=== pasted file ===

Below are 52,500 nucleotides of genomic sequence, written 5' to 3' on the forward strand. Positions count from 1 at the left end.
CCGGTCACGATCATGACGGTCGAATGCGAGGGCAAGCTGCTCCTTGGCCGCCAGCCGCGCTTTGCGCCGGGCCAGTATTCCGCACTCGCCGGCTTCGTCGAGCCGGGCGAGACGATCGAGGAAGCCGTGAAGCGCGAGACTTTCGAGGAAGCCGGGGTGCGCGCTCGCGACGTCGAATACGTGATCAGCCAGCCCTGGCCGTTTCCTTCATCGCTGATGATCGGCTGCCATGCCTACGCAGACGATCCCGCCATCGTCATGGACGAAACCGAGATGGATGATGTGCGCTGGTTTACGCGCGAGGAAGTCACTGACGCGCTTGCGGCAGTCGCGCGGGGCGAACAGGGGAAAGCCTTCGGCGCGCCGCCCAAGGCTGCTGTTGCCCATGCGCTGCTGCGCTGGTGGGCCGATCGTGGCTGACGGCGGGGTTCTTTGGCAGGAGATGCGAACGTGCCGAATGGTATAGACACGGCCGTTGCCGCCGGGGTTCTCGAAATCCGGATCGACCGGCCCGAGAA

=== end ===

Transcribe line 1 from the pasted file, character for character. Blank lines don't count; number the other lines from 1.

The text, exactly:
Below are 52,500 nucleotides of genomic sequence, written 5' to 3' on the forward strand. Positions count from 1 at the left end.